In its former incarnation – can you use that word about a fish restaurant? – this long-established Clerkenwell site often seemed to want for custom. Its new proprietor, Raymond de Fazio, knows a bit about quiet restaurants: he backed Osia, in the Haymarket, which was critically acclaimed, but quickly closed for want of custom. Fortunately for him, however, he also owns a major share in the Café Med and Mediterranean Kitchen chains, which – if not critical ‘raves’ – are generally far from quiet.

Mr de Fazio’s background helps one understand his new venture, which offers cooking that’s rather better -and more adventurous – than you might expect. The style and quality of my seabass ceviche, for example, made much more sense once I knew that chef Konrad Inghelram used to work at Osia. Likewise my pudding of trifle with Roquefort and caramel – it may have been a bit odd, but was also quite interesting. The chef is perhaps less at home with true British classics, but my fish, chips ‘n’ mushy peas was never less than workmanlike.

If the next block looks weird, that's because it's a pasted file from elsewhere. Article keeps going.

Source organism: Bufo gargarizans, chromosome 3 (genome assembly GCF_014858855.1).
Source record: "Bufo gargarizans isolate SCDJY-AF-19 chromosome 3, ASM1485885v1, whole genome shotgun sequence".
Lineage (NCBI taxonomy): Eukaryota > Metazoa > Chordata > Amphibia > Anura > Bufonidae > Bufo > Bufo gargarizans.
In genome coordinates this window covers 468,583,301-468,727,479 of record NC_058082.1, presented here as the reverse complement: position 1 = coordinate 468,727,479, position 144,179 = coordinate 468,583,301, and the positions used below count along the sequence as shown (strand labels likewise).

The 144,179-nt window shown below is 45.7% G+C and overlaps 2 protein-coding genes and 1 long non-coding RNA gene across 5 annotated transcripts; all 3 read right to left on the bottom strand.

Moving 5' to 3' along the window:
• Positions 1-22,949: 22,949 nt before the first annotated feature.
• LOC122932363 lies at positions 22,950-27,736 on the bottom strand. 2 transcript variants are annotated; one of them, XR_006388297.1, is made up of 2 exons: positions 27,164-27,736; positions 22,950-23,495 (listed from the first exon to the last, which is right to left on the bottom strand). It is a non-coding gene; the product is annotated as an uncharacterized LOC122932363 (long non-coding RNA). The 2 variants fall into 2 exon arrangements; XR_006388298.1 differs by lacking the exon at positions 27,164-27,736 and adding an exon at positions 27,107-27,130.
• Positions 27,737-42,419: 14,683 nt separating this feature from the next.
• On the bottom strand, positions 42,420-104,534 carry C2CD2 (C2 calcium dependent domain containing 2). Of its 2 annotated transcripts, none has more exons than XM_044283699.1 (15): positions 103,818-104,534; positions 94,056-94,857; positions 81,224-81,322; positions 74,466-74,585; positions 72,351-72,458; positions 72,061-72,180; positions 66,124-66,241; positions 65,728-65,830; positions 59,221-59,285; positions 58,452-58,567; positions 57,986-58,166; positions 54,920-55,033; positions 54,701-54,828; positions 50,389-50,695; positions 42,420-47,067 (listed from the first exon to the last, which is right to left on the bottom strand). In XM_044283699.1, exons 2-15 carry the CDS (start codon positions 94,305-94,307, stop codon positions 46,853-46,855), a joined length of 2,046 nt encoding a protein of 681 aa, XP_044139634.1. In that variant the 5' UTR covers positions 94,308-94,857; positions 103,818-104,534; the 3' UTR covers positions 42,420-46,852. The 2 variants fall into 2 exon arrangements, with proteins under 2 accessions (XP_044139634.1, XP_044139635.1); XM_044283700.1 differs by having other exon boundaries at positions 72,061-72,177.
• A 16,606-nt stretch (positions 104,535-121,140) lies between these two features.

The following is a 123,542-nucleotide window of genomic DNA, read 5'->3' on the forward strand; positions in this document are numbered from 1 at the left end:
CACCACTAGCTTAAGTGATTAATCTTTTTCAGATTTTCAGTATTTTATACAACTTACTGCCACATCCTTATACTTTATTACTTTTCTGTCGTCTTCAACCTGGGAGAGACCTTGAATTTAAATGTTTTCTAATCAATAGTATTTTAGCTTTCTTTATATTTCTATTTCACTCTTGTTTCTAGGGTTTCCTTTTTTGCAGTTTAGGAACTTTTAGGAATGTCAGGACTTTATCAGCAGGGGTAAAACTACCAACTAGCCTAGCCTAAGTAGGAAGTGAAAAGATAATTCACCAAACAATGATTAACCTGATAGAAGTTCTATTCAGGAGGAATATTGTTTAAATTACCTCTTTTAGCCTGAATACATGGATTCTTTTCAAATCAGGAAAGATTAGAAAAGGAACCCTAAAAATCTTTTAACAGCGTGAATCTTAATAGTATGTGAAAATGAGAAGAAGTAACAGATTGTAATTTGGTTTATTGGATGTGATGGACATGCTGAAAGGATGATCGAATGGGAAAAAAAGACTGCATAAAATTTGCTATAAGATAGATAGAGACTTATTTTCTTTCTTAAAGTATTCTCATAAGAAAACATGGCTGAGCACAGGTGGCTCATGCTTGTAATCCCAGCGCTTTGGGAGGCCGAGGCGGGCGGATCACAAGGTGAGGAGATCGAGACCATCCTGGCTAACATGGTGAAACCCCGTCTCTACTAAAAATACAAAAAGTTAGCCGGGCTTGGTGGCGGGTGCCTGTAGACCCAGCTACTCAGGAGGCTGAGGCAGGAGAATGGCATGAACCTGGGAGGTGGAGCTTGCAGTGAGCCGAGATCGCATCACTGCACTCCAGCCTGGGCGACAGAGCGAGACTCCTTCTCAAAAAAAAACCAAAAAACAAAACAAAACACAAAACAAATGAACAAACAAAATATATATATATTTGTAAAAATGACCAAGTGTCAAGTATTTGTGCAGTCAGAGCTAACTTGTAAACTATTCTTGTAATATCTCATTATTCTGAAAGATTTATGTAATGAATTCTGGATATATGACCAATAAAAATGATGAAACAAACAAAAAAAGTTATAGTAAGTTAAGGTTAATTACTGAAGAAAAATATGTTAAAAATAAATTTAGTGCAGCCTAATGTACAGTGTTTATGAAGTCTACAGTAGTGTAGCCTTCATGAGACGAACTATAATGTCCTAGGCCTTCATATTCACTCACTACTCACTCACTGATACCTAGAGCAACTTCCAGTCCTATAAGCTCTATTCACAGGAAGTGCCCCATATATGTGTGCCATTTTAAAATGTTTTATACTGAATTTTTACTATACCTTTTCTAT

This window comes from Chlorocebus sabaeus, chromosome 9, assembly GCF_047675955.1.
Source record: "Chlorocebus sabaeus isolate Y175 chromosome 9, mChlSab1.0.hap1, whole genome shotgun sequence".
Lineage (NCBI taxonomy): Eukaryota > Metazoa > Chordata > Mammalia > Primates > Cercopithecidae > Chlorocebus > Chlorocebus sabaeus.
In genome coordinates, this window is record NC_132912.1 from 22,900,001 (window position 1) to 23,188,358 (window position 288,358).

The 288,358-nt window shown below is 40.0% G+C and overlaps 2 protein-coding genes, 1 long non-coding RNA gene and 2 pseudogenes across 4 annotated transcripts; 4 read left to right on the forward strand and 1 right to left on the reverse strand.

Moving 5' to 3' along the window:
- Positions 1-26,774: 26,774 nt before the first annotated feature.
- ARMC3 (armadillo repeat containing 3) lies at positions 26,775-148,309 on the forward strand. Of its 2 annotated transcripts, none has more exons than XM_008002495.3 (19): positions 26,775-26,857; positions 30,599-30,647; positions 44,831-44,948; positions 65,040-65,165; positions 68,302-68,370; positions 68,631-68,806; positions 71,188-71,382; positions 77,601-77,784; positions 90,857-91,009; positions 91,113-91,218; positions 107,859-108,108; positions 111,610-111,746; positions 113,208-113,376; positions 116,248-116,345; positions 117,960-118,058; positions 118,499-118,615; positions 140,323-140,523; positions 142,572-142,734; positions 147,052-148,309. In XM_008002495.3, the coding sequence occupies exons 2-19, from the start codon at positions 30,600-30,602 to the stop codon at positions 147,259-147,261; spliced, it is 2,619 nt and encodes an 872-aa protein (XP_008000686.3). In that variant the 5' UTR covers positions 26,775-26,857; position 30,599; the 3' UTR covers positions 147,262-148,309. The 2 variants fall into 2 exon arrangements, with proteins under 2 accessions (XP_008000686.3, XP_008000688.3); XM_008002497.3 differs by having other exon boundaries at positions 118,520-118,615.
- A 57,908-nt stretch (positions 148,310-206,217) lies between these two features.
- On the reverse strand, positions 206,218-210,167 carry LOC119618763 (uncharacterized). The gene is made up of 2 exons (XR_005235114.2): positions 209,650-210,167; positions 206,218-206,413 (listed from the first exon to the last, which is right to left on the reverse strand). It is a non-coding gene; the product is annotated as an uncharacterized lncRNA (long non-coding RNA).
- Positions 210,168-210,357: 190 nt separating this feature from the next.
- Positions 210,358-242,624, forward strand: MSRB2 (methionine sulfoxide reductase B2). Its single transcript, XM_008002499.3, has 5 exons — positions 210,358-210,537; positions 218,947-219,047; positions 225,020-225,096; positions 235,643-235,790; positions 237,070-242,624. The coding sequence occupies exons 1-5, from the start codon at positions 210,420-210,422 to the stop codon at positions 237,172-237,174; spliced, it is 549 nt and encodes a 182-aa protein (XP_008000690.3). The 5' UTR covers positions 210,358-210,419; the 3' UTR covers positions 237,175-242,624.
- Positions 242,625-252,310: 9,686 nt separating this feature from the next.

Mr De Fazio’s establishments are not always the most atmospheric, and the slightly ‘dead’ feel of the former régime had not, at least in the early days of the new one, been quite eradicated (friendly service notwithstanding). The butcher’s-shop décor, little changed, is perhaps part of the problem. And the printed menu, with no daily specials, subliminally suggests that the diner is in for an uninspired, chain-style experience. This, it turns out, is simply unfair to the food.

‘¢ Every year at about this time, we seek real Londoners’ views on their dining-out experiences, to help us prepare the following year’s edition of Harden’s London Restaurants. If you’re not on our list, and would like to participate, please register now at www.hardens.com.

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